Elections, general or otherwise, are but moments in the class struggle. What the 2015 results reveal is the fundamental lack of organisation and embedding of socialist campaigns within working class communities and labour organisations – despite the calamity of austerity. Two decades of hoping that a combination of left trade unions, or trade union leaders, would form the basis of a new party, or that dressing in the clothes of the anti-war movement might do the trick, or even wishing that Arthur, or George or Ken might catalyse a regroupment have come to very little. Meanwhile the recognition of socialist ideas in working class communities has begun to slowly wither without a national presence to reflect it.
This is not to say that all is lost. The 81,000 plus votes that TUSC received in the local elections in May 2015 indicate that by standing widely it is possible to build a base of support, but crucially this can only be properly catalysed into a critical mass if consistent socialist campaigning by TUSC as a party takes places between elections and the coalition begins to take the necessary steps to transform itself into a party – either as TUSC or, in collaboration with others, some other broader socialist formation, that opens its doors to the tens of thousands of people who still recognise the ideas of socialism and will campaign for them.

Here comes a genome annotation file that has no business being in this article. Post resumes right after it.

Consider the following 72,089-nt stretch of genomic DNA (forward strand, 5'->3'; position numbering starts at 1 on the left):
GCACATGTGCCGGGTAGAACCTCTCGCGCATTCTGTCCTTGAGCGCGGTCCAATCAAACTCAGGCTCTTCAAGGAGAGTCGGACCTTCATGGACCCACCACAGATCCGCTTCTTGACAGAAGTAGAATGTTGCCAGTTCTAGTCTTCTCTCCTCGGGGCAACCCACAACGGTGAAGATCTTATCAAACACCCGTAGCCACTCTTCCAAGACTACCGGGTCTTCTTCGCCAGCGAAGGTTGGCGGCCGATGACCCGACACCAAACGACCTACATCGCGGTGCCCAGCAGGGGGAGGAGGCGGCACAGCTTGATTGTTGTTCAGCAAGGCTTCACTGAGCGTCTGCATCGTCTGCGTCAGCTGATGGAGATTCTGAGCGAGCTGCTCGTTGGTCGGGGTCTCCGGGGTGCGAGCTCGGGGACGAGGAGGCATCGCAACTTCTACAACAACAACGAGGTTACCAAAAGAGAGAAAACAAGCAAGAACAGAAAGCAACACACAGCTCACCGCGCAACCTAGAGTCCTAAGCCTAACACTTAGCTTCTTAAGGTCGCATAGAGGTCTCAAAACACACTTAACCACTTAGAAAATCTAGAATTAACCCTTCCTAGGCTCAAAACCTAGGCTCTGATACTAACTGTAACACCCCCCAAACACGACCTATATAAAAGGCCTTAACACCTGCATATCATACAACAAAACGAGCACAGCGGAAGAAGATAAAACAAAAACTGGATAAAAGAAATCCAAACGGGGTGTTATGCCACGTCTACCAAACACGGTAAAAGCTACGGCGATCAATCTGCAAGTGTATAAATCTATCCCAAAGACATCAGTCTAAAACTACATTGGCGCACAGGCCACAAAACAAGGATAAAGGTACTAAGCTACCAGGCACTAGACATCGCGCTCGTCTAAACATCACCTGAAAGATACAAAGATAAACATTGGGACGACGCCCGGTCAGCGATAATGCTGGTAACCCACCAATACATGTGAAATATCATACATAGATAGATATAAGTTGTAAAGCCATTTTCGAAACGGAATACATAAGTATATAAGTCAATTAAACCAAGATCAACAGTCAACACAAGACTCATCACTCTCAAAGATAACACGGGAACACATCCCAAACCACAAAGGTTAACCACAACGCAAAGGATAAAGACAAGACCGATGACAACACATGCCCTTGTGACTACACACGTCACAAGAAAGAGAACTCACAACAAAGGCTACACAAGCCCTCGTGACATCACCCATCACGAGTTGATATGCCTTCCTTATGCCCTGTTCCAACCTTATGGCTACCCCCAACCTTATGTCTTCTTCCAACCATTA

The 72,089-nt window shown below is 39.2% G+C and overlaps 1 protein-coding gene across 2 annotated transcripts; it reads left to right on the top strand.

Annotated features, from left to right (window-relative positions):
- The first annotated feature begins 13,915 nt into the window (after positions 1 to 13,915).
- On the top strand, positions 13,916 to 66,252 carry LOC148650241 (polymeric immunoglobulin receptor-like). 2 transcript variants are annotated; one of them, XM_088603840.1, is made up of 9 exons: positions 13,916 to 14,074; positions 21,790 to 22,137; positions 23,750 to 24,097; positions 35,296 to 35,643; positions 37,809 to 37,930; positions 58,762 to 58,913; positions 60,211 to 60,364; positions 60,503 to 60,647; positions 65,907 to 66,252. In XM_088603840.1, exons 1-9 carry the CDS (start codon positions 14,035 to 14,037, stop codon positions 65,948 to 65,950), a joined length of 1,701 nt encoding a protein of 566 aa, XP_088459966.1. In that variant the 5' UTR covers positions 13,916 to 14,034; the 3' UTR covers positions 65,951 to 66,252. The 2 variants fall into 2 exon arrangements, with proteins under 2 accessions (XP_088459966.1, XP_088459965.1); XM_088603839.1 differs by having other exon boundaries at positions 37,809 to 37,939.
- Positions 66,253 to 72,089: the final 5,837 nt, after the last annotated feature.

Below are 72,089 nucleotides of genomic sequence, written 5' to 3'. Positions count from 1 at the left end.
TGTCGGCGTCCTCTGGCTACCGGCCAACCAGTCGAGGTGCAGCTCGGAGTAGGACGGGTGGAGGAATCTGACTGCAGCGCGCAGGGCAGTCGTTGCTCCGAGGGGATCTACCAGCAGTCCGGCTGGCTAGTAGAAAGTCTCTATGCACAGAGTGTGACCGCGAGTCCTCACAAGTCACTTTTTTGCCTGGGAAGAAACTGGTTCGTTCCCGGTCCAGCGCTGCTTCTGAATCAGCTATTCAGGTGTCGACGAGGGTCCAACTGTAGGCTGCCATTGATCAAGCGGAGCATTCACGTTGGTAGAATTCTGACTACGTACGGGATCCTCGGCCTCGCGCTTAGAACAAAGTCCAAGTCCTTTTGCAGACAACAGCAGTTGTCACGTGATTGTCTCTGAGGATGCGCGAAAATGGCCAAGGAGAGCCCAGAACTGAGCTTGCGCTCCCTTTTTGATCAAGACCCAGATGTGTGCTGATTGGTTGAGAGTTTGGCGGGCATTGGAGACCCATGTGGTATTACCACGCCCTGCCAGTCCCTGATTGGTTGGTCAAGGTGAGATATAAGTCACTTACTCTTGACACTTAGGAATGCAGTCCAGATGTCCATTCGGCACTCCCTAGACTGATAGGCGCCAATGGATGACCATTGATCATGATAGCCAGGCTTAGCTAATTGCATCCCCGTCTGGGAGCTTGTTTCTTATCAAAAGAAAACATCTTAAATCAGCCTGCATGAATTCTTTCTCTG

Socialists have to fight for leadership both at the front line, against every library or swimming pool closure, every bedroom tax eviction, and in workplaces up and down the country, but it is also essential to develop a national project that the most militant sections of the working class can have confidence in and might in the end think ‘this is our home’. The presentation of multiple slates in the upcoming elections, particularly in the Greater London Assembly elections, will probably be treated by the working class with the contempt that it deserves. Who would blame the class for once again resorting to the now shredded shield of Labour?